For many employees, holiday is the best part of the summer. Unfortunately, in times of Covid19, whether the dream holiday turns into a nightmare or not depends not only on the tour operator, but also on the state of health on return.
Be prepared – also with the works council
It is important for employers and employees to take precautions before going on holiday and to develop quarantine plans for the return. In principle, it is advisable to prepare everything for a possible quarantine before the start of the leave. This way, if necessary, work can also be done from the home office. Employees can, for example, take the necessary technical equipment home with them on their last day of work or have the required server access set up in the home office.
In companies with a works council, it is possible to draw up joint plans for all eventualities in works agreements. Because: It should not be overlooked that the works council has a right of co-determination on health issues according to §87 I No. 7 BetrVG. A conceivable variant would be, for example, a travel return form, which is justified under Art. 88 DSGVO and Sec. 26 I 1 BDSG because the collection of this data is necessary.
Rights of the employer
Normally, the employer is not entitled to ask questions about the employees’ holiday destination. Such aspects are protected by the right of personality. However, during the Corona crisis, the employer has a heightened duty of care for its employees and its business. Protective measures must be taken for the rest of the workforce and organisational measures must be taken for the work process when employees are quarantined. This entitles him, exceptionally, to ask necessary information such as the holiday destination. The employee has a duty to answer the question truthfully. However, the employer is not entitled to prohibit the employee from travelling.
What to do when the employee returns from the risk area?
All travellers returning from a risk area must undergo a Corona test. (The current list of risk areas can be found on the website of the Robert Koch Institute and the Foreign Office). If the worst-case scenario occurs and the employee must go into a 14-day quarantine, the question arises as to what rights he or she is entitled to. (Important: Each federal state has its own quarantine regulations. It is essential to find out what they are beforehand).
The basic rule is “no work, no pay”. Possible claims for continued payment of wages in such cases, such as §616 BGB (German Civil Code), §56 IfSG (IfSG) or claims from EntFG (EntFG) do not apply in this case, as leave in a risk area is considered “danger against oneself” or “fault against oneself” if the risk situation has been made known in advance and the employee has voluntarily gone into such a danger. The press spokesman of the Federal Ministry of Health did say on 26.08.2020 that workers in quarantine should receive compensation according to §56 para. 1 sentence 1 IfSG, even if the holiday destination had previously been classified as a risk area. However, there are considerable legal and practical doubts about this statement. This is because in the case of a later application by the employer for reimbursement of the compensation paid to the employees, the competent authorities and administrative courts do not have to come to the same conclusion as the Federal Ministry of Health.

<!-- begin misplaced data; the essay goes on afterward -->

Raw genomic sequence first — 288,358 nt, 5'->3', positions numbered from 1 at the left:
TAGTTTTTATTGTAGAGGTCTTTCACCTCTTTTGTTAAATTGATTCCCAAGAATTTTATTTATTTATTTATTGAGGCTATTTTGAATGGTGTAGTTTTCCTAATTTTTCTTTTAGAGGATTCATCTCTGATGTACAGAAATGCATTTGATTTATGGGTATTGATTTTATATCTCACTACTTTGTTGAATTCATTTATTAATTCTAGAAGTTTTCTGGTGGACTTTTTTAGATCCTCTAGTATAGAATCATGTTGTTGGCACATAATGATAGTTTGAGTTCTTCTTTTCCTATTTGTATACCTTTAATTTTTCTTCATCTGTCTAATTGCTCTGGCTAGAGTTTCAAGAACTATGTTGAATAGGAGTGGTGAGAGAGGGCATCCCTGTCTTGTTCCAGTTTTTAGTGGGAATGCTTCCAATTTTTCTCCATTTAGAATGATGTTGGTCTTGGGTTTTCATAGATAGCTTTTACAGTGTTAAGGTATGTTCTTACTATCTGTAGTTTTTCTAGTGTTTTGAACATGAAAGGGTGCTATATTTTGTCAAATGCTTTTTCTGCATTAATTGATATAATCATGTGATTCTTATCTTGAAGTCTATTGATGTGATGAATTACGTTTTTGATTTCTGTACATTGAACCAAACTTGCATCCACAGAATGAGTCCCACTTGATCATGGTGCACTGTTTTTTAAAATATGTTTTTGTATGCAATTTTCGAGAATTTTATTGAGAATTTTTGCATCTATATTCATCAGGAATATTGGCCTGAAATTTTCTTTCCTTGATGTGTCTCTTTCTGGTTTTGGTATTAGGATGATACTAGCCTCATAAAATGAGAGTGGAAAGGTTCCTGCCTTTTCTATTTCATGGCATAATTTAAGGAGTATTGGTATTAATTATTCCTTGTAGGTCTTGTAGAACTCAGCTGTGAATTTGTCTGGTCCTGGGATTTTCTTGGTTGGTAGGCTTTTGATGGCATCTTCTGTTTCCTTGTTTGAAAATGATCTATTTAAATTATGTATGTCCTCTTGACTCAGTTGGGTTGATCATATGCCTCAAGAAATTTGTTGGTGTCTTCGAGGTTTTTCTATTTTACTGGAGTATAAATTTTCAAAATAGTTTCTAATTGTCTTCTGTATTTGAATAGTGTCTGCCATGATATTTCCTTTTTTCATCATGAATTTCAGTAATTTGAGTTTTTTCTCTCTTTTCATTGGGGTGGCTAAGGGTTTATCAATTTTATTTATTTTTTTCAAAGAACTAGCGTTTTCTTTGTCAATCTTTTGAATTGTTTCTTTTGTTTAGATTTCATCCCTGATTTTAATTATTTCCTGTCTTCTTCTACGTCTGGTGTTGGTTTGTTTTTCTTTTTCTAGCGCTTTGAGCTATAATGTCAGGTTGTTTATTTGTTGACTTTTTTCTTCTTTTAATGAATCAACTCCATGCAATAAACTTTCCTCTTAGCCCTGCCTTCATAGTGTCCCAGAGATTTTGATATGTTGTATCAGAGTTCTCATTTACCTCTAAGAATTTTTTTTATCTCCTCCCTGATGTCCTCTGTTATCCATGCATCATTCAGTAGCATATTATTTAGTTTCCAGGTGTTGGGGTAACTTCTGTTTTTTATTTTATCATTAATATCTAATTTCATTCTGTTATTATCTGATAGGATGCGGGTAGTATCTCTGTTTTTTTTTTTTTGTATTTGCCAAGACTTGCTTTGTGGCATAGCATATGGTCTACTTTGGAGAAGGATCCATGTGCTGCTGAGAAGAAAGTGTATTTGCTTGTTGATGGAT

The situation is different if the area visited is only declared a risk area during the holiday. In this case, there is no “risk against oneself” and any claims under §616 BGB. §56 IfSG and EntFG are therefore not excluded. The “travel risk”, i.e. the risk of not being able to return from the holiday destination on time, continues to be borne by the employees.
In the case of business trips, the employer has an increased duty of care. It should be carefully checked beforehand whether it is necessary. If employees have to go into quarantine in the course of the business trip, they are entitled to continued payment of wages.
Conclusion: In the current situation with Covid19, it is important to think beforehand and take the right measures. The information from this article can help ensure that the next holiday will be a dream holiday despite Corona – for both employee and employer.
Disclaimer: Many scenarios have not yet been conclusively clarified in legal terms. Recommendations are made here solely based on similar cases and plausibility. It is essential for all parties involved to keep abreast of current developments.